Two white-tailed deer forage in Pennsylvania’s Wyomissing Parklands. — X/@benhasty The rifle deer hunting season, which starts on Wednesday, November 15, is one of the biggest seasons in outdoor sports and leisure, and hunters around the state and Upper Peninsula are gearing up for it.
Michigan Department of Natural Resources has some reminders for hunters to keep in mind before they hit the woods.
Similar to the previous year, reports are needed for every deer that is taken.
Make sure you have your hunting licence and the kill tag number for the tag you physically put on the deer before reporting your harvest. Using a smartphone to snap a photo of the tag might be a useful tool for reference.
The Michigan DNR Hunt Fish app is the simplest method to record a harvest. After downloading the app and creating an account or signing in, you may enter the details for the harvest report.
A harvest can also be reported online. To access the reporting website directly, use a computer or mobile device to visit Michigan.gov/DNRHarvestReport. To start the report, enter your date of birth and kill tag licence number.
In the event that you are unable to locate your hunting licence or kill tag number, you can access the tags that are accessible for reporting by logging onto eLicense with your user ID, password, and driver’s licence information. You will be given the opportunity to establish an account if you don’t already have one in order to submit your report.
Please wait for the confirmation number to display after submitting your harvest report, and be sure to note it down for your records.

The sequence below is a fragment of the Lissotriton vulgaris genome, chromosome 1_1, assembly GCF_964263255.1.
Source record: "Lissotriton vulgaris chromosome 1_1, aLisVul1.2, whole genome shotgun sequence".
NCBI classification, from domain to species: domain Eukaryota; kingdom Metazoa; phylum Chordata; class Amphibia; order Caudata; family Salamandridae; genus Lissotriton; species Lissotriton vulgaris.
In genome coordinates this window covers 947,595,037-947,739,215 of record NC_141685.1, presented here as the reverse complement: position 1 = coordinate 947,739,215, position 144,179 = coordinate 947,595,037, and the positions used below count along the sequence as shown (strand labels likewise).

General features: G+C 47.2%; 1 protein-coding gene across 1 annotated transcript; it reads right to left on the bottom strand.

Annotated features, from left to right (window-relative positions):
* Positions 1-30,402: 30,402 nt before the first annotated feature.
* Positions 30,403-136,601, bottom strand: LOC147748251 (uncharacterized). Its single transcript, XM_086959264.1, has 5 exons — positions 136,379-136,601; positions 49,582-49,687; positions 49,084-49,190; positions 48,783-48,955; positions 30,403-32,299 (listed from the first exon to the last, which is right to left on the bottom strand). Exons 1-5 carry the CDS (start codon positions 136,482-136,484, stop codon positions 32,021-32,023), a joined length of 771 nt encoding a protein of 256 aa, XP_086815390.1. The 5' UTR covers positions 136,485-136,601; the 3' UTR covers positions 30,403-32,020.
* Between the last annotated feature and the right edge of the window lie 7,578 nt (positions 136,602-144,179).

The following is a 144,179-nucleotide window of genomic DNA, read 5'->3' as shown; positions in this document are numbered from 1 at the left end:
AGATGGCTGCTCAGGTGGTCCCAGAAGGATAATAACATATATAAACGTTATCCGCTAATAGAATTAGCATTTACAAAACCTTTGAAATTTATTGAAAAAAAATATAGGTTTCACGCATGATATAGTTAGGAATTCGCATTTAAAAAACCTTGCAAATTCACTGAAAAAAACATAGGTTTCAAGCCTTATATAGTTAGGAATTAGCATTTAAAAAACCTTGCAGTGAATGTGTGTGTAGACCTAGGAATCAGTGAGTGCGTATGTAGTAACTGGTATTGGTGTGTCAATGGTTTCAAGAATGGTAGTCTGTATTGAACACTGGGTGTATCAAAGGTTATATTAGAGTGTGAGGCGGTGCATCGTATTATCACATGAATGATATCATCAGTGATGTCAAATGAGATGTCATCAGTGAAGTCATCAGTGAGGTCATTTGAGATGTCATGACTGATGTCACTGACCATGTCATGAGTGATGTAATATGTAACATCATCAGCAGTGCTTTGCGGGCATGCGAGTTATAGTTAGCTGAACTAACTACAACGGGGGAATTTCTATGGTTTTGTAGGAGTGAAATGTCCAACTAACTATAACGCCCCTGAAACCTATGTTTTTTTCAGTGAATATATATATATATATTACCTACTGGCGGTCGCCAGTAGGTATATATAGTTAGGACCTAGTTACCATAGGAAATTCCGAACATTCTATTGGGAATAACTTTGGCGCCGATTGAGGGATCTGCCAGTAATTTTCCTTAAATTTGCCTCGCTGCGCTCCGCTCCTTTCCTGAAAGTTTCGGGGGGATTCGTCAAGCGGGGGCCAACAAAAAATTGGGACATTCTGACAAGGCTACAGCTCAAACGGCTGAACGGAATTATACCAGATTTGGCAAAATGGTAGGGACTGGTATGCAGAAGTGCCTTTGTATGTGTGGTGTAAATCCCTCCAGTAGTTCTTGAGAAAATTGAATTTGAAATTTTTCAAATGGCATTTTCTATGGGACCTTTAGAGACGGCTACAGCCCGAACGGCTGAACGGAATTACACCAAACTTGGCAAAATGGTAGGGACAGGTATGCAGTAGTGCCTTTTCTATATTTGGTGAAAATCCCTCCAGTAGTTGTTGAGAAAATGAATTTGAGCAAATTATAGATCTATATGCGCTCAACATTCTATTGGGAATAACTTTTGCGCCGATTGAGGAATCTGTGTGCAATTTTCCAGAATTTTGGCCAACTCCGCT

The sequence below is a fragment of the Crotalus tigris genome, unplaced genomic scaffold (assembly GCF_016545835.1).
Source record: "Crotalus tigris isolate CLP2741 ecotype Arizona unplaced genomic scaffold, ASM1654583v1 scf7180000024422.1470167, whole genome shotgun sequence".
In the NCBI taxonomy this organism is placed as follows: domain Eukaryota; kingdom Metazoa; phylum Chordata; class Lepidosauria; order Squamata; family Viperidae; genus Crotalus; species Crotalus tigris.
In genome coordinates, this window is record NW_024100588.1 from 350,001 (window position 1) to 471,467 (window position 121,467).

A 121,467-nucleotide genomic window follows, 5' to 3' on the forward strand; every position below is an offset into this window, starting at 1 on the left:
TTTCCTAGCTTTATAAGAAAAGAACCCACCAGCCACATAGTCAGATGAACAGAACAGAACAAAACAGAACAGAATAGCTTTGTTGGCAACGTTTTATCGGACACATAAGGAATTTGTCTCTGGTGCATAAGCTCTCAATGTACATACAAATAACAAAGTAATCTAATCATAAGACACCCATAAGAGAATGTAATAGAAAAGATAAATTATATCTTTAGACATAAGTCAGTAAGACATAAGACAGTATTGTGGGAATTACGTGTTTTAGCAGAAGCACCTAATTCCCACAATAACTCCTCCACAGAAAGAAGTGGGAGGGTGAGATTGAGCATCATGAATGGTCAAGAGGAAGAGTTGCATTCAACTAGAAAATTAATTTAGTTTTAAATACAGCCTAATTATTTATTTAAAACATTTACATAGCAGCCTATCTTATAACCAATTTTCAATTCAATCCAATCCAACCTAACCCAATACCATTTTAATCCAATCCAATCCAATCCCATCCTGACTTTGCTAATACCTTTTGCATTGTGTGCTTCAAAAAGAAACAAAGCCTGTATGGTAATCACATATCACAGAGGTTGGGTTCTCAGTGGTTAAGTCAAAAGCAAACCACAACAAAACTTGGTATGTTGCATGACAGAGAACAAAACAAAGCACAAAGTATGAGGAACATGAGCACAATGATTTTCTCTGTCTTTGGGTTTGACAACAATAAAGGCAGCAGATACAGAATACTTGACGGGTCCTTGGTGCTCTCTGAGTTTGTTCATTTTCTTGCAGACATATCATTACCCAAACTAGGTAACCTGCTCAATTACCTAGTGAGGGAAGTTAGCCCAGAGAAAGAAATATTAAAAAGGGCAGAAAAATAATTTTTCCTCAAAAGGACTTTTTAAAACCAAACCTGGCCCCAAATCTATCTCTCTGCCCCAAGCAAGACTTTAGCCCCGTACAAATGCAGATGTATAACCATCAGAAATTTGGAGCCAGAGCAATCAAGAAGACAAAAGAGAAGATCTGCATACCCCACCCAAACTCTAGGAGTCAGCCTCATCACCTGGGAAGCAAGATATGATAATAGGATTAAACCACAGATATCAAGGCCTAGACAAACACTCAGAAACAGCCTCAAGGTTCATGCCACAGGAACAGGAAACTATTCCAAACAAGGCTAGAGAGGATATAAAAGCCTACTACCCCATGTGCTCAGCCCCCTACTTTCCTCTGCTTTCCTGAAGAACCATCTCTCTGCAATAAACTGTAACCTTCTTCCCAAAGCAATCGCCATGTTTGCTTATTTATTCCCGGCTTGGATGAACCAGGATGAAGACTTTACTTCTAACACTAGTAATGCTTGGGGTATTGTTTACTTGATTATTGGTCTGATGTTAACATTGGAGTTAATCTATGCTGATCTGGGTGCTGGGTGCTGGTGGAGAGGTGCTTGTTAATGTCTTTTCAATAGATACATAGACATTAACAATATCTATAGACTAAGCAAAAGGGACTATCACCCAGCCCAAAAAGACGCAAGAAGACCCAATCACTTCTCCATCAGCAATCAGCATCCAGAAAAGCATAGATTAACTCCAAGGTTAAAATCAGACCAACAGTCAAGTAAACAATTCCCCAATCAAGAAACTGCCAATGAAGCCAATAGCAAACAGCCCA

Check out the 2023 Hunting Regulations Summary to make sure you are aware of the most recent hunting laws in your region before heading out into the field. For further details on these subjects, see the sections that follow, which link to particular pages in the regulations overview.
Download the Michigan DNR Hunt Fish app to get this information whenever you want, without requiring an internet connection.
A neurological condition known as chronic wasting illness, which affects deer, elk, and other cervids, is communicable and deadly. The first verified instance of chronic wasting disease (CWD) in Michigan was discovered in May 2015 in a white-tailed deer roaming freely in Ingham County. This signalled the start of the state’s attempts to regulate and contain the development of CWD among its deer population.
Since 2015, more deer from different Michigan counties have tested positive for CWD. The state has been working to manage and restrict the disease’s spread while preserving a healthy deer population for recreational and ecological reasons.
The approach to testing deer has undergone some significant modifications recently. In the past, a lot of testing has been done in and around the locations where CWD has been found thus far. As a result, CWD has been found in 13 of Michigan’s 83 counties; Ogemaw being the most recent to do so last month. See the County-level CWD detection information page for further details on locations where CWD has been discovered.